Im on court supervision in Illinois for DUI. I really need to travel out of the country to visit my mom, who is sick.

Asked over 2 years ago - Chicago, IL

I would like to leave the first week in July. Is there a time frame I have to ask the judge by? No priors.

Attorney answers (6)

  1. Donald John Ramsell

    Pro

    Contributor Level 14

    8

    Lawyers agree

    Answered . Review your sentencing order. Does it prohibit travelling outside of the state without court permission (many do)? If so, then you must appear in court and get permission before leaving.

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  2. Ted Harvatin

    Pro

    Contributor Level 20

    6

    Lawyers agree

    Answered . Whether you must have permission to leave the state depends upon what the supervision order says. There is no single rule. Review it.

  3. Mitchell Scott Sexner

    Pro

    Contributor Level 17

    5

    Lawyers agree

    Answered . If the supervision conditions say you can't leave the State without permission, check the courthouse where you plead to see if they have an instanter motion call. Most do, but some will require 3 days notice. Also check to make sure you can get into the other country with a dui conviction, because I guarantee that they will not understand supervision.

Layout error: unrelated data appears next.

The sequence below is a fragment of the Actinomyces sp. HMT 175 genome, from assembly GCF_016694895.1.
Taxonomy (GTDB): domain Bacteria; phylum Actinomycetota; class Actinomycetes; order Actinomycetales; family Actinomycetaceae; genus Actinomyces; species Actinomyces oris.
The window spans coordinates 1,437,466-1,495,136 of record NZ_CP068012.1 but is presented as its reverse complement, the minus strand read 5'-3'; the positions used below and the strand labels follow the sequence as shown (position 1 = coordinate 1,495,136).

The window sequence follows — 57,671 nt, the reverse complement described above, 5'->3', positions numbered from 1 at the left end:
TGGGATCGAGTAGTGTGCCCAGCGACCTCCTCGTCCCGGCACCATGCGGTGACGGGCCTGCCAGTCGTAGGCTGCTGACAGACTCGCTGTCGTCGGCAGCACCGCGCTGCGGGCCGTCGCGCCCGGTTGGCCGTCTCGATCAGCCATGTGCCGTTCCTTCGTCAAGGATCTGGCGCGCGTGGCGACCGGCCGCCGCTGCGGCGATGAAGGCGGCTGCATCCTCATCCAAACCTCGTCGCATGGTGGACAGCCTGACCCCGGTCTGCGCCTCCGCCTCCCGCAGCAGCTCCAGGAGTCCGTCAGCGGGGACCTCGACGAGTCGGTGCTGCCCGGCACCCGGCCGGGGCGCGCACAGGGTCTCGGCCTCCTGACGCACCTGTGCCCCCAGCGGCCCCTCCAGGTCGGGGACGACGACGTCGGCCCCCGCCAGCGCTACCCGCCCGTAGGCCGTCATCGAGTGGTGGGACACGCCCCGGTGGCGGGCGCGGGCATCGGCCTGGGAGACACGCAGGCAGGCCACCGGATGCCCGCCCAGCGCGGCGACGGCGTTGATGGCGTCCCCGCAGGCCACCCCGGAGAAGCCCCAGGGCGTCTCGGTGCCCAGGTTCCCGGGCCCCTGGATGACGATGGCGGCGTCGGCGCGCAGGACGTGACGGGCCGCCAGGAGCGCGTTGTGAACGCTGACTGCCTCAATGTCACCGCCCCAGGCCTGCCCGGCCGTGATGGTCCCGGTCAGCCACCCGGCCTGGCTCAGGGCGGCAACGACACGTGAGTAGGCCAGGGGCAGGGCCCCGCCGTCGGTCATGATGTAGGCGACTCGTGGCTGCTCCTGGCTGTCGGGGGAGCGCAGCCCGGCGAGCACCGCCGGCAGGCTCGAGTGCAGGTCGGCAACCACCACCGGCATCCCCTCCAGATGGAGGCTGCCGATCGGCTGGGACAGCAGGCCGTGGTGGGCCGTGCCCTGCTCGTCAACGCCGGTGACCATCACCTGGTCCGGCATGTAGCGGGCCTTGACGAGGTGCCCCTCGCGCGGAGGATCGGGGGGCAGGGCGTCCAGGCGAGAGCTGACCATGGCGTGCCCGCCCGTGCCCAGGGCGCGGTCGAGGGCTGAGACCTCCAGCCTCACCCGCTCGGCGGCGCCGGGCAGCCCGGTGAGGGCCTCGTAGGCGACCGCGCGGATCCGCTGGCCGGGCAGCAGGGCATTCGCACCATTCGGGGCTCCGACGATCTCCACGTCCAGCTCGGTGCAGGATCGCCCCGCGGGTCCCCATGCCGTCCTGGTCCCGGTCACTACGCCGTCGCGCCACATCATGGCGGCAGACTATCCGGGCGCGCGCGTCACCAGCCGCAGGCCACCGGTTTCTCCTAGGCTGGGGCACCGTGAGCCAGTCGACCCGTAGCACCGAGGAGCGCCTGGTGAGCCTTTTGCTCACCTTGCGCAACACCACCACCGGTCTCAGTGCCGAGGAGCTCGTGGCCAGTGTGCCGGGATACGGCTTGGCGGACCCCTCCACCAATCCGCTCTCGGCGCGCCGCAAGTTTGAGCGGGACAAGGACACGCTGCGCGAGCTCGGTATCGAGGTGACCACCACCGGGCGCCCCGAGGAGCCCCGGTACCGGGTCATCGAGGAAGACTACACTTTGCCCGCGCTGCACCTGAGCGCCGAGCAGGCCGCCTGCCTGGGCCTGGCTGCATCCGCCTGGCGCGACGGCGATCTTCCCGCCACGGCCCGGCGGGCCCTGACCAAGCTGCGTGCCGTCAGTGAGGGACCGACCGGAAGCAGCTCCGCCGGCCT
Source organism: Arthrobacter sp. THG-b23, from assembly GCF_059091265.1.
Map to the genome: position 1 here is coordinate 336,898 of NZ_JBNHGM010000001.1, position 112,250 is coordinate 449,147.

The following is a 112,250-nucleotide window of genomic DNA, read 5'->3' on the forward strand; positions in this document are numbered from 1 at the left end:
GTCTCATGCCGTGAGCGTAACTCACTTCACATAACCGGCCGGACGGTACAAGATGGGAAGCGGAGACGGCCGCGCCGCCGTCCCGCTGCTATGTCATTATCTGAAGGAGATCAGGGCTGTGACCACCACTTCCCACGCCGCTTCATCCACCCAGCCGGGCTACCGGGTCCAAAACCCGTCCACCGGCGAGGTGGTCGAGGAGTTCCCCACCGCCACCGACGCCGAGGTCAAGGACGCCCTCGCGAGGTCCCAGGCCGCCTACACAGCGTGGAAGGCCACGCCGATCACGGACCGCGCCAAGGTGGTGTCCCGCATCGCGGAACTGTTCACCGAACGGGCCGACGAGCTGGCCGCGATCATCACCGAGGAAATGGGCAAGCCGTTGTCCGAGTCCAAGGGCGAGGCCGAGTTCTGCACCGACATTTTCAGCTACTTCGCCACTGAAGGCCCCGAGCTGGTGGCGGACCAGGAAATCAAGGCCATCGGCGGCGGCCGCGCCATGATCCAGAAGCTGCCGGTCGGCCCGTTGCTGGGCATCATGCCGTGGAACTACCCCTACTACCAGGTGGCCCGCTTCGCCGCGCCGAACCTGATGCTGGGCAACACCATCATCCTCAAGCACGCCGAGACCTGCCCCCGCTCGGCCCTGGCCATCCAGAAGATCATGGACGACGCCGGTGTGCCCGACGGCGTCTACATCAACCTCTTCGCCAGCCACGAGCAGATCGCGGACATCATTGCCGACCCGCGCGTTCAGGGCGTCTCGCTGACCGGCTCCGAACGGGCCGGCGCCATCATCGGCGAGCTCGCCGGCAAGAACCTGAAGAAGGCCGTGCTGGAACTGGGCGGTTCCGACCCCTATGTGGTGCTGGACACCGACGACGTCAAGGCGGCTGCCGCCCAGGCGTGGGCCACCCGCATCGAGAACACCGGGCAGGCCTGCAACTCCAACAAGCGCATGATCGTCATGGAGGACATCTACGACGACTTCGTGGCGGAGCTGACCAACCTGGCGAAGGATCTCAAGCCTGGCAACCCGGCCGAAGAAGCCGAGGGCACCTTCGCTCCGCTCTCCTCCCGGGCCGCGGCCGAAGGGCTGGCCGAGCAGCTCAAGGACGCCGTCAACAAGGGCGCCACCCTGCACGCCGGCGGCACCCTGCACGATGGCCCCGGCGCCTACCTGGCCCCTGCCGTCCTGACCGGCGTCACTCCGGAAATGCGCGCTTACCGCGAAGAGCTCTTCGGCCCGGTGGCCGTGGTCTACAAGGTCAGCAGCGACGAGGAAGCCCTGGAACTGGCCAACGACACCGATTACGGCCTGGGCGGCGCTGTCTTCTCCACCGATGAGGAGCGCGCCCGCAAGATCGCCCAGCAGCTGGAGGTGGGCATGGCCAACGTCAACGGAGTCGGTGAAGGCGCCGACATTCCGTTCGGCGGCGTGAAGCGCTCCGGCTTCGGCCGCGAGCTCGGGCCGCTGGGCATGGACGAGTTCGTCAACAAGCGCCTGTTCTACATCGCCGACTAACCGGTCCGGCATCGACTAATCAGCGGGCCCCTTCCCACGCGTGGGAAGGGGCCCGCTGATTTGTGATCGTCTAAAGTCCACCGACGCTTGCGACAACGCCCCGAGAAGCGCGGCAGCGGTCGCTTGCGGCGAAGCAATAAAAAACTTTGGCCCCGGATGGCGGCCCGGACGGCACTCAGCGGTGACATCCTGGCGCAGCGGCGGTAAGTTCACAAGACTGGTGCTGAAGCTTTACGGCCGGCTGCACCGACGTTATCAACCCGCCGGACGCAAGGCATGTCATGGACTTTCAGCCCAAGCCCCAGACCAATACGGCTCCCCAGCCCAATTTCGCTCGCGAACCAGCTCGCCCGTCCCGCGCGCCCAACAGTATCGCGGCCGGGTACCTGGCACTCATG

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  4. Matthew James Haiduk

    Contributor Level 12

    5

    Lawyers agree

    Answered . I agree with the above.

    Generally speaking the statute does not prohibit it, but that doesn't mean a sentencing order won't. Check your paperwork, and motion it back into court if need be.

  5. Steven Charles Giacoletto

    Pro

    Contributor Level 11

    5

    Lawyers agree

    Answered . As always, your first resource is the supervision order. But there may be counties where the supervison order does not directly address your question. If not, and since the state statutes would not probibit your travel, you should be free to leave the country. At worst, go to the circuit clerk's office, ask for a form to file a pro se motion, file it with the clerk and ask the clerk to present it to before judge for his signature or give you a quick hearing date for the judge to sign. After hearing your reasons why, I would think the judge would grant your petition.

  6. Joshua Sachs

    Contributor Level 19

    4

    Lawyers agree

    Answered . In similar situations where the supervision order did forbid out-of-state travel without leave of court, I have had good results even going in at the last minute on an emergency motion. Since you have a month, however, there should be no problem getting your case before the judge on a regular motion call in plenty of time for you to make your travel plans. Most judges are happy to grant a motion like yours. Good luck.

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